3 Steps to Improving Your Body Image | The Sisterhood of the Shrinking Jeans LLC


After decades of media influence on how women feel about their bodies, we are finally starting to realize that our female body images are seriously screwed up. It is so hard to find a female past the age of 8 in our society who does not have some body image wackiness going on in her brain.

Having a negative body image contributes to so many problems: Depression, anxiety, suicidality, eating disorders, obesity.

In fact, having a negative body image more strongly correlates with poor health than obesity does.

We’ve also seen that improving body image leads teen girls to give up smoking and lose weight even more than exercise does. Exercise and body image have a positive feedback cycle: Exercise improves body image, and people who have a positive body image are more likely to exercise, regardless of weight or BMI.

So besides a complete overhaul on what our society deems attractive, what can we do to improve our own body image?

3 Steps to Improving Your Body Image

Pretend your body is a good friend who is with you all the time. What would you expect from a kid who’s told that they’re bad and ugly all the time? You’d probably expect them to live up to that expectation, right? So stop telling your body it’s fat and ugly. Tell your body it’s beautiful as often as you can, and eventually you’ll start to believe it.

  1. Focus more on how your body functions and less on how it looks

What does your body do for you every day? Think about all the stuff it’s doing without you even thinking about it – filtering your blood, delivering oxygen to every cell, digesting food. Some of our bodies even grew another human being, for heaven’s sake. It falls behind on some things – right now my right knee is not really feeling optimal, but geez, it’s still getting me around. Our bodies are miracles, seriously.

One interesting study said that self-compassion is more important than self-esteem in developing a postivie body image. What’s the difference? Self-compassion involves accepting that you’re flawed, that you’ll make mistakes and that life is never going to be perfect.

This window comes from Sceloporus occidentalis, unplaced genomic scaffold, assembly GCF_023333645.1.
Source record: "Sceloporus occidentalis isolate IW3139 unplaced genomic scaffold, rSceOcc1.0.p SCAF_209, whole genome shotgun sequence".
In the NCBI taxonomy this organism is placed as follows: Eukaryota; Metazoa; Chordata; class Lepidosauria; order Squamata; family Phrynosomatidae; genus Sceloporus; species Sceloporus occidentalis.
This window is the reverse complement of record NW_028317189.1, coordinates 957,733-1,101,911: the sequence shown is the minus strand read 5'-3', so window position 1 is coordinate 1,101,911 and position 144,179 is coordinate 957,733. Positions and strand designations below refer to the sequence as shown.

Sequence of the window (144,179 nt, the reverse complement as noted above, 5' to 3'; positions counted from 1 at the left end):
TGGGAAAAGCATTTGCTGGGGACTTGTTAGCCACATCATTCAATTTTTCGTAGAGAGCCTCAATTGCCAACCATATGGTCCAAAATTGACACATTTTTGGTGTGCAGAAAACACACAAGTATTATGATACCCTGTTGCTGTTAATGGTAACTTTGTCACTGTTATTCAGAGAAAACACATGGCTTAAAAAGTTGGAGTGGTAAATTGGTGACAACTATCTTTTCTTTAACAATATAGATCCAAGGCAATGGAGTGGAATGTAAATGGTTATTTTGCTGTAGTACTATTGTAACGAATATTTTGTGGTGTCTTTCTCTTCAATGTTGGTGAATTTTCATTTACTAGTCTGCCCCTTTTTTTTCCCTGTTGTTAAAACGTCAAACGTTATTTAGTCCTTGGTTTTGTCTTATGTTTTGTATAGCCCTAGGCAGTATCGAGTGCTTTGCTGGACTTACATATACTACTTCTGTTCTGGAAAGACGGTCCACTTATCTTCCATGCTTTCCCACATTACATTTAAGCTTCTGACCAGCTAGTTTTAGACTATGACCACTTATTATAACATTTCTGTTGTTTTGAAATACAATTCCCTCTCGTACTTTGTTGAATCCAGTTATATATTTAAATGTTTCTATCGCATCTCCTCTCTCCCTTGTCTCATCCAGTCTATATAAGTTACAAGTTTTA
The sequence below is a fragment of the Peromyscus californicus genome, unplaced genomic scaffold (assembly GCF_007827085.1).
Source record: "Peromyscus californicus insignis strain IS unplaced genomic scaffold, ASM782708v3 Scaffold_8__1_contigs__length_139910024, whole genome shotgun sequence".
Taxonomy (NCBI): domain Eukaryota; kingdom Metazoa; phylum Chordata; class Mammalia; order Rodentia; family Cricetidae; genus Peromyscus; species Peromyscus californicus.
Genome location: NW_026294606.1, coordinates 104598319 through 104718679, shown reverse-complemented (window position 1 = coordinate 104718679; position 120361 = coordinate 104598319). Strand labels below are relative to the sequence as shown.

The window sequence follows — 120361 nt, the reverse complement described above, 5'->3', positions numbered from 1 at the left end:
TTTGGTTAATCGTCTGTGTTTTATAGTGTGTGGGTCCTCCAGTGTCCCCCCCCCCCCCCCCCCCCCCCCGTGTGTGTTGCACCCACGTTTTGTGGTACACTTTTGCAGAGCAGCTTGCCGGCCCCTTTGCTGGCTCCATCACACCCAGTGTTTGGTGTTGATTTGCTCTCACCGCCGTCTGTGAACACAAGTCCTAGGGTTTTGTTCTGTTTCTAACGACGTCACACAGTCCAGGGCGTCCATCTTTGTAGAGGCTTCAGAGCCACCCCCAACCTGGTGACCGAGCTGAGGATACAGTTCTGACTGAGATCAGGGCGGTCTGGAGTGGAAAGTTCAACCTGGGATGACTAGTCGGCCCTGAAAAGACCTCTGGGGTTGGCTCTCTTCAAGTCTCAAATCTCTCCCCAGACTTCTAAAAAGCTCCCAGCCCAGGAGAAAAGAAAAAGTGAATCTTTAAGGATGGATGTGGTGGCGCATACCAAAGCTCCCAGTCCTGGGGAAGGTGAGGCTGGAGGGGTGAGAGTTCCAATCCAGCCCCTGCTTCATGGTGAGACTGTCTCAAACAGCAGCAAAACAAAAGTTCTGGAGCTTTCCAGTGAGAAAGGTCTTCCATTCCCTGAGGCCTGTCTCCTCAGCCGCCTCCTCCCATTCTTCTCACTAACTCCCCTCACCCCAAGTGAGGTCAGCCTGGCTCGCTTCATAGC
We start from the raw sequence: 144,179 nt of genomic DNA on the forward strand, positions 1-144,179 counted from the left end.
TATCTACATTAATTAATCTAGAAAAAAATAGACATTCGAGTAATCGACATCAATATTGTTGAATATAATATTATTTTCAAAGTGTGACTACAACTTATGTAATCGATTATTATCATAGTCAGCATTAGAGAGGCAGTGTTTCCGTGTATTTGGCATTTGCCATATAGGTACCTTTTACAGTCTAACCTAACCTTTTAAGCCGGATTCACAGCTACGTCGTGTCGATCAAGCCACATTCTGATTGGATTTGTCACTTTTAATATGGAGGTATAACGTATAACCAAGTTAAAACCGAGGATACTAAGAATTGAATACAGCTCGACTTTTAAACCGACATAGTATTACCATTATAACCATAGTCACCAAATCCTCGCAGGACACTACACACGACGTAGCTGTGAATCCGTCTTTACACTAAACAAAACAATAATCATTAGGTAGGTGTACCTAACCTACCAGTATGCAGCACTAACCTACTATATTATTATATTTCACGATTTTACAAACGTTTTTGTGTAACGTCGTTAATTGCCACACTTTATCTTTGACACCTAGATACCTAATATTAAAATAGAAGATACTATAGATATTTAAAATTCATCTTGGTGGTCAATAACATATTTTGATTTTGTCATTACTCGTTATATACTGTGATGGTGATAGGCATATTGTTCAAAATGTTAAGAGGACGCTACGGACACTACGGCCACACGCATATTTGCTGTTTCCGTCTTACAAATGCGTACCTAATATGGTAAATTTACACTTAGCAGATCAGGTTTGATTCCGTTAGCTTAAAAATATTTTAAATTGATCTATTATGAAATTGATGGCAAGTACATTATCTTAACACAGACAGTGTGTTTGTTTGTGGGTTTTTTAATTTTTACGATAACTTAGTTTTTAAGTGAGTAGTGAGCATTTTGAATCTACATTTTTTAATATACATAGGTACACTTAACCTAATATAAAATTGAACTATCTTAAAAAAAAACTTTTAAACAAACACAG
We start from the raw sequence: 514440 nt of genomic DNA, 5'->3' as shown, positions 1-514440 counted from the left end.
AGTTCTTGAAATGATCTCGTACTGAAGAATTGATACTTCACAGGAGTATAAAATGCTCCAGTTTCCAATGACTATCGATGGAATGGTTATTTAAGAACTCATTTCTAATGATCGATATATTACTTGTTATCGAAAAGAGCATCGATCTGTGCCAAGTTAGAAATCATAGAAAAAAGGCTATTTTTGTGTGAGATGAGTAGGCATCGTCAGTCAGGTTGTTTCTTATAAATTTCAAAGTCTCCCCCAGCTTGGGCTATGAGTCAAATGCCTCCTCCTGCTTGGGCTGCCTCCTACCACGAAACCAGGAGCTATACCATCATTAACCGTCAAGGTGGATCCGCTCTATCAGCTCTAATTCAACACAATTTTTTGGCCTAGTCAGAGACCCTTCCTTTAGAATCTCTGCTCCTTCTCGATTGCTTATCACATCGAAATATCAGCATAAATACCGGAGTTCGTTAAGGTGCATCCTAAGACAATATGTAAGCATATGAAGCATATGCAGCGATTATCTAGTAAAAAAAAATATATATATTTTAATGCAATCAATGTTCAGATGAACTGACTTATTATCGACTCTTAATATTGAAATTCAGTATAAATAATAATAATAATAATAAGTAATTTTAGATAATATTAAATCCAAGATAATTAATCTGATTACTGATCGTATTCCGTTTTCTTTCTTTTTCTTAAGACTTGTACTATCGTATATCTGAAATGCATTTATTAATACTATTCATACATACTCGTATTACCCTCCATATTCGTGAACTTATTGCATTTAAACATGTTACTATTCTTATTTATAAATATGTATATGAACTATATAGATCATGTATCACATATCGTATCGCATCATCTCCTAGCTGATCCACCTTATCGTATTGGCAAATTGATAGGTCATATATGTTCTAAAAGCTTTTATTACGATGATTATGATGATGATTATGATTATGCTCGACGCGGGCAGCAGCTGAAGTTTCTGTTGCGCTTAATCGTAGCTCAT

“Women may experience a more positive body image and better eating habits if they approach disappointments and distress with kindness and the recognition that these struggles are a normal part of life,” said Professor Allison Kelly of the Department of Psychology at Waterloo, and the study’s lead author. “How we treat ourselves during difficult times that may seem unrelated to our bodies and eating seems to have a bearing on how we feel about our bodies and our relationship with food.” (University of Waterloo. “Self-compassion key to positive body image, coping.” ScienceDaily. ScienceDaily, 29 September 2014).

This mirrors what I often say, “Confidence doesn’t come from self-esteem.” Confidence comes from accepting that we have flaws and imperfections, that not everyone is going to like us, that sometimes we will have feelings we don’t enjoy, and that’s all OK and normal. Ride it out because the only thing certain is that whatever’s happening right now, in time, will change.

The same thing goes for our bodies. They get sick, they fail and get tired sometimes, but they usually also have lots of days where they feel really good. So let’s take care of our amazing bodies because we love them and are grateful for them, not because we hate them and want them to change.